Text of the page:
92 of 106 people found the following review helpful
Another Positive book from CBT Psychologist's,
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This review is from: Mindfulness-Based Cognitive Therapy for Depression: A New Approach to Preventing Relapse (Hardcover)
As this book is aimed at professionals I was very weary of buying it. There is always the fear that such books will pay too much heed to genetics and so become very depressing. Fortunately, the authors tend to believe that environment, upbringing, and the attitudes we hold are the main triggers of depression and this can be overcome using cognitive behavour therapy (CBT).
As an example of their optimism compare the two views here, one from mainstream psychiatry the other from the authors of the above book. Biopsychiatry tends to believe that everytime a depression strikes, the brain becomes more damaged and therfore more vulnerable to depression ( if this is true then a good dose of fish oil - best taken as pure EPA - will put it right, but a lot of psychiatrists won't tell you that). The authours of this book have an alternative view: when depression strikes we learn how to think depressively, and this learned behaviour, plus the memories of our previous depression, can mean we think negatively more readily when we come under stress again in the future. The authors are very enthusiastic that mindlefness cognitive therapy techniques can break these habitual detrimental thought patterns.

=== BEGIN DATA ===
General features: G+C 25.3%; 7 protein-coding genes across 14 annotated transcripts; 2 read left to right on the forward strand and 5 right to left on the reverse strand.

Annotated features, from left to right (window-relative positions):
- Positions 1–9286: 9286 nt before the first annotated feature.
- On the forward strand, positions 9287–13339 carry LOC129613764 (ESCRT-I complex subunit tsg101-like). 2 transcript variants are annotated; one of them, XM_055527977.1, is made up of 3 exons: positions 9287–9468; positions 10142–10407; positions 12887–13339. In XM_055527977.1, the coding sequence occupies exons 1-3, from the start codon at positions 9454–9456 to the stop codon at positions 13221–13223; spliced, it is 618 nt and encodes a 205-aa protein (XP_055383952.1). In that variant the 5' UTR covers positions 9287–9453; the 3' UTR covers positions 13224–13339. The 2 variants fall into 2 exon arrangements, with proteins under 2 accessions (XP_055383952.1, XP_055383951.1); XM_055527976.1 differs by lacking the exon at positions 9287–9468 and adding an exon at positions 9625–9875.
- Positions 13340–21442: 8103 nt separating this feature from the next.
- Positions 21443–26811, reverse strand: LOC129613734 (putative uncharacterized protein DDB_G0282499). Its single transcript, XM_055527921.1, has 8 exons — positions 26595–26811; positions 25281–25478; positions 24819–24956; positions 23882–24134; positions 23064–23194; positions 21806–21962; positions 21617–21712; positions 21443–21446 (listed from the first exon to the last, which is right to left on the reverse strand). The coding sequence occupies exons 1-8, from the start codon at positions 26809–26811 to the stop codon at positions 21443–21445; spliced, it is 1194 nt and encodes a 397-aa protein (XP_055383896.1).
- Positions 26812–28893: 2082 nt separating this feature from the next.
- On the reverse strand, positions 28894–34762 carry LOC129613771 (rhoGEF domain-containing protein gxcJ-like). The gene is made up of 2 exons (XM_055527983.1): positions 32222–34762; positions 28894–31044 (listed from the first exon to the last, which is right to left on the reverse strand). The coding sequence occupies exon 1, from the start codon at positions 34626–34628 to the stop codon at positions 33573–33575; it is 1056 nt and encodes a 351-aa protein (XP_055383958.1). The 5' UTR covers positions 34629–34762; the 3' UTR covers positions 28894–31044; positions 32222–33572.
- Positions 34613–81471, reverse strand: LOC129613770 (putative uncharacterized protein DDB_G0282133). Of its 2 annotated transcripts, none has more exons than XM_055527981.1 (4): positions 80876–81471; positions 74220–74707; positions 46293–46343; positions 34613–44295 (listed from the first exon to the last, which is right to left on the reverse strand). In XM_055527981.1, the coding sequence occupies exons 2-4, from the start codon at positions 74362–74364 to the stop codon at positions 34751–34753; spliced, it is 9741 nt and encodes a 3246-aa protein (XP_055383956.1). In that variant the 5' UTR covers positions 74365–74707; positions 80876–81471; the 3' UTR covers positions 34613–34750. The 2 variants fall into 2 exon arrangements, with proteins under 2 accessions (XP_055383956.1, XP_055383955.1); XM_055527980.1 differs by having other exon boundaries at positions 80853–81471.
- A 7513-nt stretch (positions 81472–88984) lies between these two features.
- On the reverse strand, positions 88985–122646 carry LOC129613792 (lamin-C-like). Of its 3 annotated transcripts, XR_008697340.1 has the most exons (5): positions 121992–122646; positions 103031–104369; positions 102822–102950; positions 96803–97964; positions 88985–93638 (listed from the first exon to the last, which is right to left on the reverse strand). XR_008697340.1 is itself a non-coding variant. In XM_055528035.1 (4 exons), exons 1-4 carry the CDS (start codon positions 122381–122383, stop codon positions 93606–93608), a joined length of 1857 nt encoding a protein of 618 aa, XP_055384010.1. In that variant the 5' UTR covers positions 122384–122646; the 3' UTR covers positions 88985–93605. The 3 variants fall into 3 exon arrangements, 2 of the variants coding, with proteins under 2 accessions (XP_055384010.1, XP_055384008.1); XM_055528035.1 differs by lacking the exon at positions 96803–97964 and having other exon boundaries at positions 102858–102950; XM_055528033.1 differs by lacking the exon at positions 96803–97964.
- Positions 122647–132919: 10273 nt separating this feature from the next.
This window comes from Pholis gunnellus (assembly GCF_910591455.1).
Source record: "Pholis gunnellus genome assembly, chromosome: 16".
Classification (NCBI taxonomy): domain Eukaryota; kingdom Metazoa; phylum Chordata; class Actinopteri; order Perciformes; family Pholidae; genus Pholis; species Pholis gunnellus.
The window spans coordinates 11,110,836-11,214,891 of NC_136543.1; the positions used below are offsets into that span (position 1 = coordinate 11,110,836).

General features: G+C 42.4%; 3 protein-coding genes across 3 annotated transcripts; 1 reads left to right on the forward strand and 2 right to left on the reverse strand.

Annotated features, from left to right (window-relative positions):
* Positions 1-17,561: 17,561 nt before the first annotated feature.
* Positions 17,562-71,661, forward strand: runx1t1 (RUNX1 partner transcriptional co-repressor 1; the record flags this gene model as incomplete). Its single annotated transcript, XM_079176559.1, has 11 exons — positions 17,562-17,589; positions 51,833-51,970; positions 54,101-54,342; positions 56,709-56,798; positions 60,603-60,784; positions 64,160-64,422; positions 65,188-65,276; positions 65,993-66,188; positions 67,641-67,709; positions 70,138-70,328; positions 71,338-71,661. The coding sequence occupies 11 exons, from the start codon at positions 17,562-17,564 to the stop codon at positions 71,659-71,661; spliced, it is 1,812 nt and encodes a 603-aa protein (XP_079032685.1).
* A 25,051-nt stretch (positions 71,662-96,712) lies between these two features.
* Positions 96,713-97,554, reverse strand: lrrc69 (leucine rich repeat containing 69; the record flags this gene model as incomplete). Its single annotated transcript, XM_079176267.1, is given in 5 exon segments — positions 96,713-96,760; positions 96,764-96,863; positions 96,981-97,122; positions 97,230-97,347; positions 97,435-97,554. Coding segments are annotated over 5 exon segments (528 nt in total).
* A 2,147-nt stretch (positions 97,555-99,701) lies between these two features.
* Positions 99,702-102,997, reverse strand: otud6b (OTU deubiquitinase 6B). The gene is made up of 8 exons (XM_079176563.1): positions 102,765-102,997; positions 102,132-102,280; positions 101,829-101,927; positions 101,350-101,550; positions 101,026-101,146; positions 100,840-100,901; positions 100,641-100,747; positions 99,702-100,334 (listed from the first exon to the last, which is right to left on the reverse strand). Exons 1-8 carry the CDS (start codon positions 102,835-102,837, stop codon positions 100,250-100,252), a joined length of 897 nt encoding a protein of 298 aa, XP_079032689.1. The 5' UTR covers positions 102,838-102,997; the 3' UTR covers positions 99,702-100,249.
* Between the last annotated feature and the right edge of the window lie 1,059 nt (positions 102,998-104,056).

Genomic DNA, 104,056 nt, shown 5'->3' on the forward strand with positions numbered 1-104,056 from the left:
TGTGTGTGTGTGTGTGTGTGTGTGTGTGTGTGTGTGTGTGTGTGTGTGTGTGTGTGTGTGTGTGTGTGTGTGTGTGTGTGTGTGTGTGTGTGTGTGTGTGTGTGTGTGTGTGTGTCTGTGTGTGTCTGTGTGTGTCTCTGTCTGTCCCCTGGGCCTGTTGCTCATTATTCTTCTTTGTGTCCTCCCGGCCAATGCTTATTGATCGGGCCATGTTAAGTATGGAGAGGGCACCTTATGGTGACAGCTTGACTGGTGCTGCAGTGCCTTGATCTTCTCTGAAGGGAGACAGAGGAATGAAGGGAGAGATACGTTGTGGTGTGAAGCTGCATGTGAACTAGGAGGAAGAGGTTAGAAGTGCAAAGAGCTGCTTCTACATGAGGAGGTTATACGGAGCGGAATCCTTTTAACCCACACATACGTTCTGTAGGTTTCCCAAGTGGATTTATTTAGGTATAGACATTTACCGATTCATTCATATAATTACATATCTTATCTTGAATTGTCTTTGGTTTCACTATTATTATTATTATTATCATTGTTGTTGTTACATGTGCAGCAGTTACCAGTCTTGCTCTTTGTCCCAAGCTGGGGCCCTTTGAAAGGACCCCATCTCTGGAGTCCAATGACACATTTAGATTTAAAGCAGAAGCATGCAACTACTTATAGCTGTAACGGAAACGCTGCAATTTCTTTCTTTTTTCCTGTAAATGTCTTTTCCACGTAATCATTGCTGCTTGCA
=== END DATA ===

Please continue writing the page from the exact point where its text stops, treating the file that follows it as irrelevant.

Mindfullnes CBT techniqes are also be used to pick up negative thoughts before they trigger a depression. It seems that although many people get well from depression using CBT, there may be a relapse when negative thoughts get through unnoticed.
I have always been interested in meditation and so this book greatly appealed to me. I have also found it to be a very optimistic book and so it has become part of my armoury to help me overcome my own chronic depression.
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Initial post: 14 Aug 2008 16:27:17 BDT
R. Lloyd says:
It's a bit misleading to say these authors are not mainstream - in fact, they are right in the mainstream of contemporary psychiatric thinking, as are most who run MBCT courses. They wouldn't polarise depression causation into 'genetic' vs 'environmental'; MBCT is not an alternative to taking anti-depressants but complementary to it (done over a long period, MBCT should cut down the need to take tablets over the longer term, but that's a different matter).
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